It’s kind of a throw away plot that has little to do with the universe. Oh well, here we go. You control mercenary Arran Danner (what is with Guerilla’s names?), a former UCA soldier turned merc that works for whoever has the highest paycheck. During an extraction mission of an ISA diplomat, things go wrong and you end up protecting a little boy as you unfold a plot to use biological warfare on Vekta. You discover that the ISA forces have a way to wipe out the entire Helghast army on Vekta in one fell swoop, but the ethical reality of genocide is too much for this mercenary to bear. He joins forces with the Helghast, eliminating the weapon and extracting the boy, all while keeping their identities safe. At the end it is discovered that Vasari did, in fact, acquire a nuclear weapon in the midst of this conflict.
Relevance: Almost none. The story is throw away, the concepts already revealed in the release of Killzone 2 and it seems this was developer Guerilla’s alternative team showing off their talents at creating an FPS experience on the Vita without damaging the Killzone cannon. While I must admit it adds almost nothing to story or cannon, it is one of the best and most fun games on Sony’s handheld, so just go into it to have fun instead of revealing plot.
Now back to the console trilogy.
After the war on Vekta begins to take a back seat, a full blown invasion of home world Helghan takes shape with the ISA forces hoping that the elimination of leader Vasari will essentially “cut the head” off the army and discontinue the attack of Helghast forces. You now take control of Tomas “Sev” Sevchenko, a special forces operative, as they begin the invasion on Helghan. During an assault on the anti-air measures of the capital city Pyrrhus, Sev discovers that the Helghast have been able to harness the natural Helghan (planet, not army) resource of Petrusite, allowing for arc towers that can basically zap and destroy any solider or armament against them. As they attempt to take out the Tharsis Refinery on the outskirts, Colonel Radac (your nemesis for the game) kidnaps key members of Sev’s group. It’s not all bad news, Sev does discover the details behind Red Dust, the nuclear weapon, and manages to steal the launch codes before breaking out and escaping with his team. Everyone extracts to the New Sun, an invasion ship of the fleet that assaulted Helghan. Radac predictably finds his way on board, kills a key member of Sev’s team (playing the game reveals more background on character Garza) and steals back the codes, however the dying member Garza manages to crash the invaded New Sun into the Tharsis Refinery and ruin most of the arc tower plans. The game wraps with Sev and Rico invading the Helghan capital to capture Vasari, but being somewhat delayed by the triggering of Red Dust on the city. The two continue into the capital, fight a ridiculous boss battle with Radac in the process, and the gloomy words of Vasari convince Sev to kill the Helghast leader instead of taking him into custody. As the sun sets over Pyrrhus a massive Helghan fleet is revealed and ready to take out the ISA.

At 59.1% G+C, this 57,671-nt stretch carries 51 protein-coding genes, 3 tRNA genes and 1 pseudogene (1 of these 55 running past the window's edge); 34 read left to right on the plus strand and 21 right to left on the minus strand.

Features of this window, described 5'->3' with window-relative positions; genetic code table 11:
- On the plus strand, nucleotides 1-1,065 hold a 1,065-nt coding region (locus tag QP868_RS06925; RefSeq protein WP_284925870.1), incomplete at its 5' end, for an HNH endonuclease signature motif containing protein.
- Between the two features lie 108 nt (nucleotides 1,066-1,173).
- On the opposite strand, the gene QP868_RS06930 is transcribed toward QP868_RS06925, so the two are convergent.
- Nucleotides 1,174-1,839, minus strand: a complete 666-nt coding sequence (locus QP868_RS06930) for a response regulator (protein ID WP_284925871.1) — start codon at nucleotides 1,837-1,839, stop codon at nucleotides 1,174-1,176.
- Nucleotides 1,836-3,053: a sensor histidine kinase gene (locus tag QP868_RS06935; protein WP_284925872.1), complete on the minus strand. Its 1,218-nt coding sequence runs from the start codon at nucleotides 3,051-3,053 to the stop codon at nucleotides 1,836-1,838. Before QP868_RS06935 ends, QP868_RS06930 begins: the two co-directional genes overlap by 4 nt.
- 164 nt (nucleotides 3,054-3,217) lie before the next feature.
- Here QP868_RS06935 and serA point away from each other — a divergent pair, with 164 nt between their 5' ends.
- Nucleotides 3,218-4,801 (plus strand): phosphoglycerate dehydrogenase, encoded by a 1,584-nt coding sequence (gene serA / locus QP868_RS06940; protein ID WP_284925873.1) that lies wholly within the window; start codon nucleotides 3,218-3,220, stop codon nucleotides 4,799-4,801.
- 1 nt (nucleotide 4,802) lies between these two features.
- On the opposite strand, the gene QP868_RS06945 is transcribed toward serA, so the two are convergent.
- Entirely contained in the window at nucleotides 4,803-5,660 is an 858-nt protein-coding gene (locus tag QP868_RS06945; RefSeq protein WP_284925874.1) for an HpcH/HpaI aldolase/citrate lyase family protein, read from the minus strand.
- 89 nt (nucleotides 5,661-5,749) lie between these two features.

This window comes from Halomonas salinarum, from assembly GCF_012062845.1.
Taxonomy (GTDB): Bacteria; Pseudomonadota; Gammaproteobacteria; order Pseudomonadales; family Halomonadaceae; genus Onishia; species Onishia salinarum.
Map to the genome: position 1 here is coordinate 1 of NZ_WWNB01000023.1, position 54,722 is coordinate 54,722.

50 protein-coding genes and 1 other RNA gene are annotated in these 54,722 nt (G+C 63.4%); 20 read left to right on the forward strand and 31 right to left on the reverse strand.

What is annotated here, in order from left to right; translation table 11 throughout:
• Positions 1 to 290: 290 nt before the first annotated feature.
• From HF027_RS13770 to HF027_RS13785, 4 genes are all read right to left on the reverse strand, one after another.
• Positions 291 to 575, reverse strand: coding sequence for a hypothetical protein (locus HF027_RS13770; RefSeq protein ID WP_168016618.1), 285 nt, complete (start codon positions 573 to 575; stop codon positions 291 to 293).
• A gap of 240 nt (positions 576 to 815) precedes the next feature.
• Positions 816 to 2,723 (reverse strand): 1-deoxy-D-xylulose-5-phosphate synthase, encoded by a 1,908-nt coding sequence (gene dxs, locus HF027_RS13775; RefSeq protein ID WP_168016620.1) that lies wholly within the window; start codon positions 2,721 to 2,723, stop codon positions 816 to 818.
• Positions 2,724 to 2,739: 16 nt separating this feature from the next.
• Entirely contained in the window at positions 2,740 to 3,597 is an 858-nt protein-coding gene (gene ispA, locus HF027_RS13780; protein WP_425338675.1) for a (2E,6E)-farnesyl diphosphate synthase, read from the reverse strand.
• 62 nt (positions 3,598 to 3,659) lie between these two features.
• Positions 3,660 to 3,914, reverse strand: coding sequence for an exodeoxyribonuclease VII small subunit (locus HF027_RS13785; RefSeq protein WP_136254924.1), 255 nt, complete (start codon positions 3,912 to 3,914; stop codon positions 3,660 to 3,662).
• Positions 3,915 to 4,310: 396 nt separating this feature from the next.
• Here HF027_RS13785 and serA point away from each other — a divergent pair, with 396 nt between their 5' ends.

Relevance: Killzone 2 is a hell of an experience. Relatively long compared to other first-person shooters, roughly 12 hours, and with an enemy AI and “killbox” level design that forces you to play hyper aggressive, it’s unlike most games of its times. Couple that with gorgeous graphics, cool weapons, and a cover system not unlike that in Gears of War and there’s little reason to give this one a try. It was somewhat forgotten with an early 2009 release that put it outside the holiday season, immediately following Resistance 2, and in direct competition with Resident Evil 5 (not to mention Gears of War 2 just went up against Resistance 2 at the end of 2008). Of the games released on the Playstation 3 platform, I still consider Killzone 2 one of the top 5 games to try on the console despite it’s ridiculous final boss battle.